Yeah, I know all that stuff. Doesn't mean I understand exactly how much light it puts out, whether the color balance is ok, how to program it or is it crappy/good/somewhere in between. But like I said, the important thing is that it grows coral well. But as well as it could? I dont know. Yet the giant 220 to 110 transformer with the funky universal-euro plug adaptor, plus he fact that it needs to be handled very gently because the blues have flickered a few times lets me know that I'd better do a whole bunch of research before the day I have no lights.
 

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Registered
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334 Posts
if you can mix 2 part expoxy, and glue chips down, and watch some you tube videos on how to solder, and also watch youtube video's on tuning meanwell drivers.....

then you can build your own.... i built my own fixture 8 months ago... and let me tell ya, that was the best thing i ever did, i have amazing colour, and amazing growth..... and my hydro bill went down 40 dollars per month!!!
 

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Aquatic Philosopher
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15,434 Posts
What is wrong with my LED build? I knew nothing and my soldering ability was that of a two-year old. I learned and it was surprisingly easy at the end.

If you want a good system without spending a lot of money, check out the non-dimmable DIY Rapid LED. It is literally cutting wires and soldering them down. If you can wire even the simplest of things (cut and splice) then you should be able to do it in a day.
 

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Novel Responder
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4,371 Posts
Discussion Starter #9
Minion, I liked Helens answer better :)

Luke and Future, when I said I can't do wiring, I mean I really don't get electric and DIY...I think I could figure it out, but the biggest issue is the time. With my job, two kids, and the house, I am having trouble keeping up with basic water changes and cutting the grass...now that the drought is over...

I tried my LFS today for anything used, but no luck, so I'll check out that ebay link Minion sent over (thanks for providing) and check on the rapid LED's...maybe I can get a friend to help out for a few frosty beverages of the adult variety.
 

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Novel Responder
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4,371 Posts
Discussion Starter #10

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Underwater Demolitions
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11,547 Posts
I looked at Rapid LEDs website. Yep, I can do that! And use the heatsink from my existing unit once it stops being Shaivo. May that day not come anytime soon.
I was hoping the site gave better advice.. I can do basic electrical stuff, but... What colors, what angle lenses, how many and what power do I need to light a 60 mixed cube?

Does anyone know a good tutorial written in "for the inexperienced" language? I want my SPS and LPS to thrive, but not burn my nps. I imagine that might be quite a spectrum tweak, or not possible a all.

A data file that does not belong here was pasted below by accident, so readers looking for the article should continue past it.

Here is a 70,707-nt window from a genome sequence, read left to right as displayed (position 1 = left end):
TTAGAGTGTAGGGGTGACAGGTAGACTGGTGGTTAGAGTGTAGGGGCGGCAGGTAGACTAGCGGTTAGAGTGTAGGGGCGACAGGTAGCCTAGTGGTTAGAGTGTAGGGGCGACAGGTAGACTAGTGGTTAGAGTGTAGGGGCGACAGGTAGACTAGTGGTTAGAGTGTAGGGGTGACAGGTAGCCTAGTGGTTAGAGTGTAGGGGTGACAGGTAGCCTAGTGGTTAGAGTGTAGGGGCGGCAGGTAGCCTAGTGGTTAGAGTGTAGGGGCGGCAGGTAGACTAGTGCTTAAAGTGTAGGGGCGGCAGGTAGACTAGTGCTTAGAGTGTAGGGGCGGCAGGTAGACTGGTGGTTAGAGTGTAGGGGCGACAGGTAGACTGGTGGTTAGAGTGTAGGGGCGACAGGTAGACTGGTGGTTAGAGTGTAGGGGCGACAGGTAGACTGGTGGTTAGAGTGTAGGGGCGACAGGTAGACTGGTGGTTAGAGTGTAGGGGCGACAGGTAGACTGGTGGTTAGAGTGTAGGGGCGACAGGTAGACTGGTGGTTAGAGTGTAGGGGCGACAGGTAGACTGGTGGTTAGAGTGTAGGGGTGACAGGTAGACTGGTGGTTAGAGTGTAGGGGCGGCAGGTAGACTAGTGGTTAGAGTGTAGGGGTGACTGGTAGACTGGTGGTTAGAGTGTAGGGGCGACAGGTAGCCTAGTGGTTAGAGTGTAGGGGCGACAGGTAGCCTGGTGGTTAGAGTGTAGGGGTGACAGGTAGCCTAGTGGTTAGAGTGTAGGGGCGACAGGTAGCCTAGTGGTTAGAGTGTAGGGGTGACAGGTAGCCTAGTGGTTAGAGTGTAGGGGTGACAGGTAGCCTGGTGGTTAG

Dang, I need another tank. Anyone have a spare 125 gallon tall? :)
 

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Acroholic
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3,188 Posts
That may work...three quick questions:

1. Can I put them on timers so the blues come on and go off separate from the whites?
2. Do I need new ballasts? I have two ballasts today for my 4 VHO bulbs, but may need three if I get three of them?
3. Can I hang these so they will sit within the canopy I have (tops of the canopy come off) to eliminate some of the glow?
They come with two plugs to independently control whites and blues on a timer. The transformers are built into these units so you need nothing from your old lights. The ballasts for fluorescent lights are totally different than the transformers for LED anyway as they use A/C rather than DC voltage to light the bulbs. Hanging these in the canopy is fine. LED bulbs have lenses to project the light only in the direction which you want rather than radiating it 360 degrees. I do not use a canopy with my lights and there is no light projected on the floor and very little on the wall behind the tank (the light is closer to the wall than it is the floor).

This is a 90 gallon tank local to me which is lit by two of those fixtures:


I use a Chinese fixture but it is a different one. I also built 15w PAR38 LED accent lights which you can find a link to the DIY for in my signature. The white and blue LEDs look really good but after a while I personally missed the purple light from the actinic bulbs.
 

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Registered
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I looked at Rapid LEDs website. Yep, I can do that! And use the heatsink from my existing unit once it stops being Shaivo. May that day not come anytime soon.
I was hoping the site gave better advice.. I can do basic electrical stuff, but... What colors, what angle lenses, how many and what power do I need to light a 60 mixed cube?

Does anyone know a good tutorial written in "for the inexperienced" language? I want my SPS and LPS to thrive, but not burn my nps. I imagine that might be quite a spectrum tweak, or not possible a all.

Dang, I need another tank. Anyone have a spare 125 gallon tall? :)
There is a basic formula for how many leds:
Length of tank X Width, then divide by 16 if you keep sps, and 20 if you keep lps.....